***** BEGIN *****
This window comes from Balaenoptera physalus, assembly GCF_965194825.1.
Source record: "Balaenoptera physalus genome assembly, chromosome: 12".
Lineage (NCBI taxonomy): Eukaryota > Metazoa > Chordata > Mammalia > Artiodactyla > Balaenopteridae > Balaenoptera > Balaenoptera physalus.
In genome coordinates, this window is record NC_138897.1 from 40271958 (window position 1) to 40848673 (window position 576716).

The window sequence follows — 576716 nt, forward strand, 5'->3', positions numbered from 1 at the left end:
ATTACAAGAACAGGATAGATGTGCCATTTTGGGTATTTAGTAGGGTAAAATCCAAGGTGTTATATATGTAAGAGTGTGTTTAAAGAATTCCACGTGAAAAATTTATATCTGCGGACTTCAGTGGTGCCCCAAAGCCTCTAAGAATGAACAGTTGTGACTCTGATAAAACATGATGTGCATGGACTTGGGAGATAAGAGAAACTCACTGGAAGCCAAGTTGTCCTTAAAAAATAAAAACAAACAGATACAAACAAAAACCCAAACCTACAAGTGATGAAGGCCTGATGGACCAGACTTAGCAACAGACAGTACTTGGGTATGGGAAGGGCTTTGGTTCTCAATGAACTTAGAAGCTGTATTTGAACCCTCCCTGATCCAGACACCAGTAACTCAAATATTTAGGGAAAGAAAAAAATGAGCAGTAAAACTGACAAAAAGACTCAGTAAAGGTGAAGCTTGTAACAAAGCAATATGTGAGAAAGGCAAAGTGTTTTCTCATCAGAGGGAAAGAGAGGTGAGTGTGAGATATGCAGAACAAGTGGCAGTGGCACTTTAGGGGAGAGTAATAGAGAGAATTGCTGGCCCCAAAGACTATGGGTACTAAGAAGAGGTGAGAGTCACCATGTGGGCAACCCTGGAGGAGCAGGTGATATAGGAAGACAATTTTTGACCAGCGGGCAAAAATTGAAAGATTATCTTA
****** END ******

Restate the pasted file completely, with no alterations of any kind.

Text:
This window comes from Balaenoptera physalus, assembly GCF_965194825.1.
Source record: "Balaenoptera physalus genome assembly, chromosome: 12".
Lineage (NCBI taxonomy): Eukaryota > Metazoa > Chordata > Mammalia > Artiodactyla > Balaenopteridae > Balaenoptera > Balaenoptera physalus.
In genome coordinates, this window is record NC_138897.1 from 40271958 (window position 1) to 40848673 (window position 576716).

The window sequence follows — 576716 nt, forward strand, 5'->3', positions numbered from 1 at the left end:
ATTACAAGAACAGGATAGATGTGCCATTTTGGGTATTTAGTAGGGTAAAATCCAAGGTGTTATATATGTAAGAGTGTGTTTAAAGAATTCCACGTGAAAAATTTATATCTGCGGACTTCAGTGGTGCCCCAAAGCCTCTAAGAATGAACAGTTGTGACTCTGATAAAACATGATGTGCATGGACTTGGGAGATAAGAGAAACTCACTGGAAGCCAAGTTGTCCTTAAAAAATAAAAACAAACAGATACAAACAAAAACCCAAACCTACAAGTGATGAAGGCCTGATGGACCAGACTTAGCAACAGACAGTACTTGGGTATGGGAAGGGCTTTGGTTCTCAATGAACTTAGAAGCTGTATTTGAACCCTCCCTGATCCAGACACCAGTAACTCAAATATTTAGGGAAAGAAAAAAATGAGCAGTAAAACTGACAAAAAGACTCAGTAAAGGTGAAGCTTGTAACAAAGCAATATGTGAGAAAGGCAAAGTGTTTTCTCATCAGAGGGAAAGAGAGGTGAGTGTGAGATATGCAGAACAAGTGGCAGTGGCACTTTAGGGGAGAGTAATAGAGAGAATTGCTGGCCCCAAAGACTATGGGTACTAAGAAGAGGTGAGAGTCACCATGTGGGCAACCCTGGAGGAGCAGGTGATATAGGAAGACAATTTTTGACCAGCGGGCAAAAATTGAAAGATTATCTTA